Since the Olympics were moved, Prescod said “it’s an abnormal cycle.”

Prescod, a two-time Olympic fencer, with five World Championship titles, said among her most notable sport accomplishments was becoming the first Black woman to win an individual medal at the Senior World Championships when she claimed bronze in 2015.

In July 2018, she and her team captured Team USA’s first-ever World Championships gold medal for the USA Foil.

Prescod is an eight-time World Championship medalist, the most decorated Black female in USA fencing history, and has ranked as high as no. 5 in the world.

In January 2013, then Brooklyn Councilman Jumaane D. Williams, now New York City Public Advocate, honored Prescod, who, the previous summer, competed in the women’s foil in fencing at the London Olympic Games.

Prescod, then 20, was a sophomore at the prestigious Columbia University.

Prescod said she discovered fencing as a young girl after her mother read a newspaper article about the prestigious Peter Westbrook Foundation, a New York City-based fencing clinic for youth from underserved communities.

After learning that several participants were competing in the Olympic Games in 2001, the elder Prescod enrolled both of her daughters in the foundation’s Saturday fencing lessons.

That same year, just nine years old, Nzingha Prescod said she held her first foil, quickly igniting her passion for fencing.

Having excelled in numerous extracurricular endeavors, including swimming, gymnastics and tennis, Prescod said she seemed “destined for athletic greatness.”

But she said her talents for fencing were even more apparent; she then received a scholarship for advanced instruction at the Peter Westbrook Foundation’s Fencers Club.

Since she was 14, Prescod said she has been competing in international fencing competitions.

She won the U-17 World Championships in 2008 and 2009, as well as the 2011 U-20 World Championship.

Prescod said she was also a member of many gold-medal winning teams in the Cadet World Championships (2007, 2008 and 2009), the Junior World Championships (2011), the Pan-American Games (2011) and the Senior World Championship Teams (2009, 2010 and 2011).

The young fencer has established Fencing in the Park (FITP) in Brooklyn, a community-based, outdoor summer series introducing the less visible sport of fencing to children of color that are unlikely to access it.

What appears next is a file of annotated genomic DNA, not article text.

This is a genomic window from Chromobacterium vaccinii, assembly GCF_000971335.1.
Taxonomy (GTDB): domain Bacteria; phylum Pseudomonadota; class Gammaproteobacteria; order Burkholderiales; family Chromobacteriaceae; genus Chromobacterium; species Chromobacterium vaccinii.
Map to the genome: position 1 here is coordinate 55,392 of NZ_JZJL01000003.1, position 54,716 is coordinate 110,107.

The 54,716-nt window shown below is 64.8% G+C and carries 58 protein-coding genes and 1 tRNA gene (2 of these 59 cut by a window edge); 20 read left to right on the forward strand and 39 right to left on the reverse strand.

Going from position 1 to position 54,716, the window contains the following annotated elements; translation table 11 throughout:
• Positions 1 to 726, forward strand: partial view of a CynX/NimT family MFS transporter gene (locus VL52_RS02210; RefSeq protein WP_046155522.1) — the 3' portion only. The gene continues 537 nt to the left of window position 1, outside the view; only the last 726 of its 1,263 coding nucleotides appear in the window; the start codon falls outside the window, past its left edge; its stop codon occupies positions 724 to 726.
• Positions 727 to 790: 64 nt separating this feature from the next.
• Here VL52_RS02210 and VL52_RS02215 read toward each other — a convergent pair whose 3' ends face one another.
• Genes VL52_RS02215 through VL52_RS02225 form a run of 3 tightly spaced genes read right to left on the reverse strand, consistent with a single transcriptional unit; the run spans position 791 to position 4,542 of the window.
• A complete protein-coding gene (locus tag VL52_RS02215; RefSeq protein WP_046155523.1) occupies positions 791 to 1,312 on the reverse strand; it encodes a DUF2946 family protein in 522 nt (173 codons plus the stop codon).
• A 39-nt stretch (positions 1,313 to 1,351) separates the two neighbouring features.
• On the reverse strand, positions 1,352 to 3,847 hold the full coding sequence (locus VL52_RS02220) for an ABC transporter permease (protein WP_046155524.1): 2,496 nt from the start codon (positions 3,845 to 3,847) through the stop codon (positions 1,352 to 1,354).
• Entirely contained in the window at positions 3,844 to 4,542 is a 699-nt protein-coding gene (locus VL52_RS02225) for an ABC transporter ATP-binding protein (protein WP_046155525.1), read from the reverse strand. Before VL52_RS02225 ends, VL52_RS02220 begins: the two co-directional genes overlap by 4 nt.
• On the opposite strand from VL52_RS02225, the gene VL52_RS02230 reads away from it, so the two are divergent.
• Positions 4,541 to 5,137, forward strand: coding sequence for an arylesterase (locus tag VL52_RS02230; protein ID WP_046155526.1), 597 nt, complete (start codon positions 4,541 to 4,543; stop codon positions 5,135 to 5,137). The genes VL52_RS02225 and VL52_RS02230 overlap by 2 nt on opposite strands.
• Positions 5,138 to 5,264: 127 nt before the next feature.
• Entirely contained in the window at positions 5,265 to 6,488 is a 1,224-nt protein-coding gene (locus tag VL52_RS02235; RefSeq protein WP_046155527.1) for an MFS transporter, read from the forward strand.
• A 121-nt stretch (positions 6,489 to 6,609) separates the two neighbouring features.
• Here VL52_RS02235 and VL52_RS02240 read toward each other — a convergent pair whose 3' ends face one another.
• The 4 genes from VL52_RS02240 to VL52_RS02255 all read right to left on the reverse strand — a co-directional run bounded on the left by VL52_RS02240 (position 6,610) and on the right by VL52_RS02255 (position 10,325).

Prescod said Olympic, national team, and National Collegiate Athletic Association (NCAA) athletes joined together to lead the sessions.

She said FITP has enrolled more than 40 kids from underrepresented neighborhoods, such as East Flatbush, Flatbush, Brownsville, Bed-Stuyvesant and Crown Heights.

“Parents reported noticeable improvement in their child’s discipline, teaming, and focus abilities,” Prescod said. “Many also believe FITP lifted their kids’ spirits during an unprecedented period of isolation due to COVID-19.

“FITP provided them with a productive outlet to stay active while developing confidence, optimism and sense of purpose,” she added, stating that FITP is now fundraising and looking for space “to transition our kids to more competitive training.

“Any monetary or facility donations are welcomed,” Prescod urged.

Fencing, which is also known as Olympic fencing to distinguish it from historical fencing, is an activity using bladed weapons. It was one of the original Olympic sports at the first modern Olympics in 1896.

In more recent years, the sport, which has become very popular in the United States, is traditionally considered a European sport.

Fencing is divided into three weapons: foil, sabre and épée. Prescod competes in the foil version.

“I’m really proud to be a young leader,” she said. “To be effective, it really requires a savviness with words, both as a writer and as an orator.

“I think it’s incredible how much my life so far has resembled my namesake Queen Nzinga of Angola,” Prescod added. “I have been reading Marcus Garvey’s ‘Philosophies and Opinions’, and look to it as a guide. I’m very much looking forward to the opportunity.”

Her mom told Caribbean Life that, over the years, her daughter has “gained the respect and admiration of the fencing community.

“I’m extremely proud of her,” Marva Prescod said. “She lifts us all up to a higher standard of aspiration and integrity.”